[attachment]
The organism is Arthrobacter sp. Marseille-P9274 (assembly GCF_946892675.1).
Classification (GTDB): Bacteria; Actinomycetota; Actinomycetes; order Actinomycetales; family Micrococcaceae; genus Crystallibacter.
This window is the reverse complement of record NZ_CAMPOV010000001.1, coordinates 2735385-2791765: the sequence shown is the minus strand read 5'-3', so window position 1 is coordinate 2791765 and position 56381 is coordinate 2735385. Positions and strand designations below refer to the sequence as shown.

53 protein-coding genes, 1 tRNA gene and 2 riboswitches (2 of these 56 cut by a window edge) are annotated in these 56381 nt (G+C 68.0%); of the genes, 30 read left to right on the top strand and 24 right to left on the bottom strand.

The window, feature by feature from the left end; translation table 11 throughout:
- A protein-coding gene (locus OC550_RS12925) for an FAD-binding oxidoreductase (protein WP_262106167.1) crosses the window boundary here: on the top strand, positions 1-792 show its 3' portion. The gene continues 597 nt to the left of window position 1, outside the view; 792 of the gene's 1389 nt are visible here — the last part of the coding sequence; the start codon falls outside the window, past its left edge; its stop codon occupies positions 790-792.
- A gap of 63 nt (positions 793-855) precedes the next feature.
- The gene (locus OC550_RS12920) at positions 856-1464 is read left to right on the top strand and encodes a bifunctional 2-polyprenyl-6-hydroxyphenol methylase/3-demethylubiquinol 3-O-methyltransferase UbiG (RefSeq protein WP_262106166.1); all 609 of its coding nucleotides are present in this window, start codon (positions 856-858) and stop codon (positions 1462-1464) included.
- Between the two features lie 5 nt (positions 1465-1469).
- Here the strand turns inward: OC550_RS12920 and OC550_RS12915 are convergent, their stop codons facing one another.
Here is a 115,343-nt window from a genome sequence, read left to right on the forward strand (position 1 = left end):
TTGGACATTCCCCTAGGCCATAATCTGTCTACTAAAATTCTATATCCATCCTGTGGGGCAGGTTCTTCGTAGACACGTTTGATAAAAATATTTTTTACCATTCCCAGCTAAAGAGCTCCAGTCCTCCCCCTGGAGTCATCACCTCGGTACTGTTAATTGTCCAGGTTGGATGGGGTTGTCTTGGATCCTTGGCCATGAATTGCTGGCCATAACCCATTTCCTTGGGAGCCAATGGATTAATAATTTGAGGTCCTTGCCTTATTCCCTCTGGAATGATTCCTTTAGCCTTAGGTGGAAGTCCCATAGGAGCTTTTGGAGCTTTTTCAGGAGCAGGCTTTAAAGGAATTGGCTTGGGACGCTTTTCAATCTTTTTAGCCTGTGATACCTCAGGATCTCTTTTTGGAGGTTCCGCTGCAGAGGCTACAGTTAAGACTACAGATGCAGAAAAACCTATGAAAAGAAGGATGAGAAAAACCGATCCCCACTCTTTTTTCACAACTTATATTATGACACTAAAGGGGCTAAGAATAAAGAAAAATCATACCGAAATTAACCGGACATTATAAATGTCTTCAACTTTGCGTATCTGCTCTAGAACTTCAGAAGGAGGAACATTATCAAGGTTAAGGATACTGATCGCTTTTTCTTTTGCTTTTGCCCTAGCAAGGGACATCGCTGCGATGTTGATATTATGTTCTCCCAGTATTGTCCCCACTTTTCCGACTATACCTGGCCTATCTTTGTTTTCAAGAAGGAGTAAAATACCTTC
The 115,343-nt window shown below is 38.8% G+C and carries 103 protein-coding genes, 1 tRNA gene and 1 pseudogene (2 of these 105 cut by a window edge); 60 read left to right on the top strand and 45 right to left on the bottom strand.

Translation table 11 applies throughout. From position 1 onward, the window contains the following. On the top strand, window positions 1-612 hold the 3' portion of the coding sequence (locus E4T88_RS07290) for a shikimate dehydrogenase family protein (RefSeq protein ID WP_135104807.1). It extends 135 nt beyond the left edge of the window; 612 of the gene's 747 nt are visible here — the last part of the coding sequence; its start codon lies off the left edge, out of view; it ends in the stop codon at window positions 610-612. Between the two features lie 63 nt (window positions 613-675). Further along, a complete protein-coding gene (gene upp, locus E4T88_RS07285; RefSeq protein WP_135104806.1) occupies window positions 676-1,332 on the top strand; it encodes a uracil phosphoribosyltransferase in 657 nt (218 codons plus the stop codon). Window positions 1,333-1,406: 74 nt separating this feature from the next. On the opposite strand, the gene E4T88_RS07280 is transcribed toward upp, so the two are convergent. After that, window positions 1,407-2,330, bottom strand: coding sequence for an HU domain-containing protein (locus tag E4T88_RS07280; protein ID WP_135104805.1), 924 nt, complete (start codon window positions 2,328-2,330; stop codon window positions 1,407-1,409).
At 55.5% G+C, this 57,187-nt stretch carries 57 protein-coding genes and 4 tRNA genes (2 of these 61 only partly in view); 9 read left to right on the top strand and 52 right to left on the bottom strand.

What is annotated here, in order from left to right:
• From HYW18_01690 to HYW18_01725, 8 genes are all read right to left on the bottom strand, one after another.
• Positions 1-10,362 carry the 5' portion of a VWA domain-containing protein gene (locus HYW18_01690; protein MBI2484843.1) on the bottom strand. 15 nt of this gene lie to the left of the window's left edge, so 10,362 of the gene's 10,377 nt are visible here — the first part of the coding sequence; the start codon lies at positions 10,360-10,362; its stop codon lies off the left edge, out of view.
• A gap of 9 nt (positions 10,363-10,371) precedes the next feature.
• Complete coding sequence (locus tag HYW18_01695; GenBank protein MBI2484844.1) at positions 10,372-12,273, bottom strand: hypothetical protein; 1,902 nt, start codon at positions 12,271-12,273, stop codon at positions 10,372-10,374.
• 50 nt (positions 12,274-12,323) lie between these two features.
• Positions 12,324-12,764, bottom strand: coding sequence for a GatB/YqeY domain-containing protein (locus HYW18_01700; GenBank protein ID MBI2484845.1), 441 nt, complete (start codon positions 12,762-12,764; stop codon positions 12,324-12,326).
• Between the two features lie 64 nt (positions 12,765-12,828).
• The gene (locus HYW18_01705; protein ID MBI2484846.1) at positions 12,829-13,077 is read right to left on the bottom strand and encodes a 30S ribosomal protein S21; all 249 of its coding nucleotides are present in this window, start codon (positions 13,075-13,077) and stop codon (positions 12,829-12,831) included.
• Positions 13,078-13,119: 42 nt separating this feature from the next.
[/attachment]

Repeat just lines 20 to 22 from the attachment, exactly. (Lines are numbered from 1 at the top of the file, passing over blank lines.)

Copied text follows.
• Complete coding sequence (locus tag HYW18_01695; GenBank protein MBI2484844.1) at positions 10,372-12,273, bottom strand: hypothetical protein; 1,902 nt, start codon at positions 12,271-12,273, stop codon at positions 10,372-10,374.
• 50 nt (positions 12,274-12,323) lie between these two features.
• Positions 12,324-12,764, bottom strand: coding sequence for a GatB/YqeY domain-containing protein (locus HYW18_01700; GenBank protein ID MBI2484845.1), 441 nt, complete (start codon positions 12,762-12,764; stop codon positions 12,324-12,326).